All the Brooklyn references from Orange is the New Black season 1

Piper and Larry in their Park Slope home, failing at the juice cleanse like so many before them.

Piper and Larry in their Park Slope home, failing at a juice cleanse, like so many before them.

Who’s ready to go back to prison? Happy Orange is the New Black season 2 day! All 13 new episodes of the majorly binge-able hit Netflix dramedy dropped overnight, giving you lots more Piper and Alex, Taystee and  Poussey and Pornstache and Crazy Eyes to destroy your weekend plans. The show mercifully shatters stereotypes about women characters on TV, giving us body and sexuality types that would only appear on a network show if all TV executives were actually thrown in SHU.

Of course, the show is based on the memoir of real-life Park Sloper Piper Kerman. While season 1 gave us lots of flashback scenes to Piper’s yuppie life in Brooklyn — and plenty of digs at Brooklyn idiosyncrasies, from juice cleanses to a writer character who lives off his parents — it also contains some full on references only people who know the borough would appreciate.

You might recognize Nick (on the right, duh) from behind the bar at Franklin Park.

You might recognize Nick (on the right, duh) from behind the bar at Franklin Park.

1. Nick the bartender (episode 1)

This one is just a personal favorite bit of trivia, but did you know that Nick Stevenson, the actor who plays Pete, used to be a bartender at Crown Heights bar Franklin Park? He worked there for years, slinging drinks for Wednesday trivia nights and beyond. Nick was a good dude there who handled the crowds well. On OITNB, he’s the lovable husband and baby daddy to Piper’s best friend Polly, who handles her cold feet well.

Lauren Lapkus, former Fairway employee, current C.O.

Lauren Lapkus, former Fairway employee, current C.O.

2. The Fairway bagger (episode 7)

Officer Fischer (the v. talented Lauren Lapkus), the sympathetic new correctional officer at the prison, wracks her brain trying to figure out why she recognizes Piper (Taylor Schilling). They start talking about Brooklyn when it hits her: Fischer used to bag groceries at the Fairway in Red Hook, where Piper used to live.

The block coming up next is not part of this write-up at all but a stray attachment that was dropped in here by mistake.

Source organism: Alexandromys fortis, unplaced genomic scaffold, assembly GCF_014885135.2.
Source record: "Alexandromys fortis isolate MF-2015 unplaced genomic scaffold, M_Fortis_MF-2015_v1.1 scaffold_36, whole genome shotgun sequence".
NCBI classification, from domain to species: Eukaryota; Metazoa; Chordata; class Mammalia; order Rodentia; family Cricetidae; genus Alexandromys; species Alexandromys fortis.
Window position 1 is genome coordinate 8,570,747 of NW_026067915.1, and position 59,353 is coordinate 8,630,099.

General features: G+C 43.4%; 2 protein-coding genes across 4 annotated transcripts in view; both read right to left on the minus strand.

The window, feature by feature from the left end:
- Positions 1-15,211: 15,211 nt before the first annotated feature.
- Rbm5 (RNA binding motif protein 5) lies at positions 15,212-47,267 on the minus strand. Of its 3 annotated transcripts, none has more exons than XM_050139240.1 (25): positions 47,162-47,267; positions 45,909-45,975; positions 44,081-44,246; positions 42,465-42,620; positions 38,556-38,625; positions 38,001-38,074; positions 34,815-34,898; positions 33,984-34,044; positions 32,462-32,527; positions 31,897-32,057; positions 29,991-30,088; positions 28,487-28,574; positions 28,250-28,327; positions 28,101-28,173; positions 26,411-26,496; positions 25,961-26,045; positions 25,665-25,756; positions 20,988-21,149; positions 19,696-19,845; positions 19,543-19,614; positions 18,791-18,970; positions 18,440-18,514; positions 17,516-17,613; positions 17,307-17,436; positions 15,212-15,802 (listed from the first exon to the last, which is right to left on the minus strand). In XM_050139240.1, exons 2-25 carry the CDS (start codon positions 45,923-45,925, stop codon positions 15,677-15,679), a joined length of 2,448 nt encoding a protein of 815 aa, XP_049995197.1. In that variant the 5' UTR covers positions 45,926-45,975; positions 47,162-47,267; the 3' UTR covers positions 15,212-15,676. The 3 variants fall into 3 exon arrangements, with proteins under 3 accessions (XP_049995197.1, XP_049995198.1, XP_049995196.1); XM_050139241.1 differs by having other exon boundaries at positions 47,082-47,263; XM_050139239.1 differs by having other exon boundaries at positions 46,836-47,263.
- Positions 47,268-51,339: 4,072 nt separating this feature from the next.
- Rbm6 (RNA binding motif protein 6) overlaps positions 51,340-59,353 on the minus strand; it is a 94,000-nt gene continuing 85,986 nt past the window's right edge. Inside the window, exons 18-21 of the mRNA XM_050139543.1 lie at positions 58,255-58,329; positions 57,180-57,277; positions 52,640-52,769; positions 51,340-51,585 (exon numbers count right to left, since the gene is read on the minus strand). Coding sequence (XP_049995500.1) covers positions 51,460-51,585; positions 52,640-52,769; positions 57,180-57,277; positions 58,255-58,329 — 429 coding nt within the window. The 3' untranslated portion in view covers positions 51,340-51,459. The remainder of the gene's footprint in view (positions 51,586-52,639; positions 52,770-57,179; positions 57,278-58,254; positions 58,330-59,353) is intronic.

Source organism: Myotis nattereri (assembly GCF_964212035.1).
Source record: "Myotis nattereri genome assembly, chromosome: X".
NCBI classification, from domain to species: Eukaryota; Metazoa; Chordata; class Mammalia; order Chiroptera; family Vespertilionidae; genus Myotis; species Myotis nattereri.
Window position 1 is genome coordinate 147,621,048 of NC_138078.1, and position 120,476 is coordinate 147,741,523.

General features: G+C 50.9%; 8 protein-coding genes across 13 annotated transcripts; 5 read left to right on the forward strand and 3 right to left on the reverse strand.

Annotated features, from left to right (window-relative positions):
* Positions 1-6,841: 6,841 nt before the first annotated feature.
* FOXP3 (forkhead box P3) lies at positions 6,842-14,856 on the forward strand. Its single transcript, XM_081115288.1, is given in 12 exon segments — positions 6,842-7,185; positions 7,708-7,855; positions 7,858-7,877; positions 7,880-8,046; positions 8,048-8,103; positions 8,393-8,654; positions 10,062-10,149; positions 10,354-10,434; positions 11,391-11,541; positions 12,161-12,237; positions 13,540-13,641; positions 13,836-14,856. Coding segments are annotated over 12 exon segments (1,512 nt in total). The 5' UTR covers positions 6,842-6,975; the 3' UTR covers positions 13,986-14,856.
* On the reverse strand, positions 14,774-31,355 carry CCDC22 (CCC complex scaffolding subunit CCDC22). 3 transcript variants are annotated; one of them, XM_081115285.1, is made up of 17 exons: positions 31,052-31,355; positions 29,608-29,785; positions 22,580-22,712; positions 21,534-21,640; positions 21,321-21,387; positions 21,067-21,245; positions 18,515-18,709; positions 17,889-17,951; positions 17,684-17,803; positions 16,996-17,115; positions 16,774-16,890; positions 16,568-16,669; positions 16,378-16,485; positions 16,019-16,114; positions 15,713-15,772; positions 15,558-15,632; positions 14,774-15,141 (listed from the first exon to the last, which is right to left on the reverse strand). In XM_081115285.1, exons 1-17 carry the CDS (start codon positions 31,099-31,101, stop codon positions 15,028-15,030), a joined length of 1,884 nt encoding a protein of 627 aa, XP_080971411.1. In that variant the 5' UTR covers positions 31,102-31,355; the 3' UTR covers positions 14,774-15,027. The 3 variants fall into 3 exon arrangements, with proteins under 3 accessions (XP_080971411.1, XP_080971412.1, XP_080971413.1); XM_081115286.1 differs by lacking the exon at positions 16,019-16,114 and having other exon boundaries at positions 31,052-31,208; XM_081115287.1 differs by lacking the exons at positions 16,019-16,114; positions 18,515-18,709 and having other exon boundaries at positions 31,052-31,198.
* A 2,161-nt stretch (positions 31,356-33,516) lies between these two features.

The scene is meant to signify the how prison can seismically shift social strata. But, speaking as a retired Brooklyn grocery professional (Trader Joe’s army, 2008-2011), I can attest that this is a sort of thing that happens all the time in Brooklyn. Yep, I  recognize so many of you around town from seeing you on grocery day, and I know all of your food secrets.

Larry and the many copies of the times he bought. Just get the NYTNow app, guy.

Larry and the many copies of the times he bought. Just get the NYTNow app, guy.

3. Brooklyn home brew battle (episode 8)

Larry (Jason Biggs) finds out his Modern Love column is going to run in the New York Times, and the show’s writers take a little jab at Brooklyn’s obsession with all things artisanal. He tells Piper on the phone: “So, apparently they pulled Randy’s story about, uh, the surge in home breweries in Brooklyn because The New Yorker is running one on the surge in home wineries in Brooklyn.” ZING you makers!

Floyd bar, right by the jukebox. Not pictured: bocce.